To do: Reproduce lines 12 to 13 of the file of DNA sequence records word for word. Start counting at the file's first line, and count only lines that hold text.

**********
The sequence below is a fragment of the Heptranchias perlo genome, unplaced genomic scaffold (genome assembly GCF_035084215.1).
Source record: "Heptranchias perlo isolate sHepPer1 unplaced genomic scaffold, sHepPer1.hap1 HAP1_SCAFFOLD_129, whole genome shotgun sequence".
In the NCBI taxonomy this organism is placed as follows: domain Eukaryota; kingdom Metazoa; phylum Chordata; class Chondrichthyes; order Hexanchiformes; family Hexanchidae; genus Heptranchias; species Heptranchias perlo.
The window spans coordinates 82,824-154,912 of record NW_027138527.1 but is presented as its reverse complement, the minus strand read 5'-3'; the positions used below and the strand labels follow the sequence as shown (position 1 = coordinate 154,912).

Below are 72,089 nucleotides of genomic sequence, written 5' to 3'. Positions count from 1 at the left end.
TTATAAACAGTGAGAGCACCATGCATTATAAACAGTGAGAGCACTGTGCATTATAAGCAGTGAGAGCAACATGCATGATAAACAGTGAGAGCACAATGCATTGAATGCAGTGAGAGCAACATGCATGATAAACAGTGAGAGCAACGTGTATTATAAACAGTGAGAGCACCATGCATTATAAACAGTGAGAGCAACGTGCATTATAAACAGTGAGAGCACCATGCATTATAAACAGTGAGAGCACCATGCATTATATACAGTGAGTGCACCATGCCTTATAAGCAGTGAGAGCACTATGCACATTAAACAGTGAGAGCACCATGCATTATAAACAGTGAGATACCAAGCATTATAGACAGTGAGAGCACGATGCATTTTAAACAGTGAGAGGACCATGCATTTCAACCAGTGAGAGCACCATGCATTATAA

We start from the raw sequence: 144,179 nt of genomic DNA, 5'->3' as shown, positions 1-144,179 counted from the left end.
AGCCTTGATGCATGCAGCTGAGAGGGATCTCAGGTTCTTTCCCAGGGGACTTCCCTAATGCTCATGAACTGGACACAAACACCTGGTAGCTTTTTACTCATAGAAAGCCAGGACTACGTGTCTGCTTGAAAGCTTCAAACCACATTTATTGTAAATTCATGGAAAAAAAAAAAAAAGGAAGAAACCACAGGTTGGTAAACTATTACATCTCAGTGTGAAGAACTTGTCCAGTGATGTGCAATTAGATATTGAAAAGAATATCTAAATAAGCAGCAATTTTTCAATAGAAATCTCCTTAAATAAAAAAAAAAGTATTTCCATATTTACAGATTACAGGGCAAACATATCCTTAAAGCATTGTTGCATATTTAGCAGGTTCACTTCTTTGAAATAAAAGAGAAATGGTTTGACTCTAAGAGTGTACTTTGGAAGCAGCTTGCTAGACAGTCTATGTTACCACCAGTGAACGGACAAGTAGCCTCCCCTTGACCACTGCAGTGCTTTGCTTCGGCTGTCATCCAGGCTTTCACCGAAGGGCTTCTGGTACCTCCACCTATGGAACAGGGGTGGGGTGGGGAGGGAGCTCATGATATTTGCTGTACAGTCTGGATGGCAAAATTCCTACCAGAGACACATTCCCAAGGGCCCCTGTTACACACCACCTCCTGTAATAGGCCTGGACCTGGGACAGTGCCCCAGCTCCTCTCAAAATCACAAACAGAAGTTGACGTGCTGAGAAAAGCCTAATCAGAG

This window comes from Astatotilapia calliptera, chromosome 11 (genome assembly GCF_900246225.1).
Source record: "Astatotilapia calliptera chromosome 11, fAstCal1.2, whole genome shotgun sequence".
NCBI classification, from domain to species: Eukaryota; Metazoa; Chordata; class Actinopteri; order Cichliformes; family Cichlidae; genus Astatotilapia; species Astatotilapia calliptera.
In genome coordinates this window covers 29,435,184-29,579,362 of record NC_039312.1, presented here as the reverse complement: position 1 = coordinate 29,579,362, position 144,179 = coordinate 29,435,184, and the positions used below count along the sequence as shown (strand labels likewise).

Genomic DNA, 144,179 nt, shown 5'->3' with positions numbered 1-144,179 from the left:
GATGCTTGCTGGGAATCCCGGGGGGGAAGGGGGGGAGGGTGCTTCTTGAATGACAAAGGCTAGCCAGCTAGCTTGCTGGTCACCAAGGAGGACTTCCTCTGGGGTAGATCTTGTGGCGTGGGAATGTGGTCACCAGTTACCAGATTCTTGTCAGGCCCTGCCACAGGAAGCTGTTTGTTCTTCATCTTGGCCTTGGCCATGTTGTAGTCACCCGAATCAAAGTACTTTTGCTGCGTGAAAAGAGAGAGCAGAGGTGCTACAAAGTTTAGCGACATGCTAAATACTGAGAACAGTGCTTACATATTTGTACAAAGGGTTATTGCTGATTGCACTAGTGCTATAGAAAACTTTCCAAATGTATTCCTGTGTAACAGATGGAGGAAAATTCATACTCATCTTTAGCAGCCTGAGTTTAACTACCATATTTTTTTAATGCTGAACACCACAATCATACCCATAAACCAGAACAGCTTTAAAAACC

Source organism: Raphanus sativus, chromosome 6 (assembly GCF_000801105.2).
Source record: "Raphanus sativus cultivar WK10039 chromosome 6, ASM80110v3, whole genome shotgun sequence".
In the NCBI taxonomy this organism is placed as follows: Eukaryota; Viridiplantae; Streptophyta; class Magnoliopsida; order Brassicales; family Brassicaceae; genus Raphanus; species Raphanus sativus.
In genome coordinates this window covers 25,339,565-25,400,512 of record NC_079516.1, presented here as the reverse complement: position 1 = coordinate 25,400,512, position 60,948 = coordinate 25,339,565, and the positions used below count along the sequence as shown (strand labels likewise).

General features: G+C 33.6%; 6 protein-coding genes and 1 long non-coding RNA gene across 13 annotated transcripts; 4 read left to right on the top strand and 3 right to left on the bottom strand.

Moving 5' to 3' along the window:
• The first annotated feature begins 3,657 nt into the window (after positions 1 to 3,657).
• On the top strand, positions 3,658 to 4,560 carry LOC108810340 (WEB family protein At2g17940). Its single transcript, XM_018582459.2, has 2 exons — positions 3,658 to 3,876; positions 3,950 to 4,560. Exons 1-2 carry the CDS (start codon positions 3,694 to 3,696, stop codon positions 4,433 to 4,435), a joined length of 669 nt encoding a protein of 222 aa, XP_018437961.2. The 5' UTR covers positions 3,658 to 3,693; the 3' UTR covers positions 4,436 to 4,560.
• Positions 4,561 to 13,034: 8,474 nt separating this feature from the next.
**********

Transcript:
In genome coordinates this window covers 29,435,184-29,579,362 of record NC_039312.1, presented here as the reverse complement: position 1 = coordinate 29,579,362, position 144,179 = coordinate 29,435,184, and the positions used below count along the sequence as shown (strand labels likewise).

Genomic DNA, 144,179 nt, shown 5'->3' with positions numbered 1-144,179 from the left: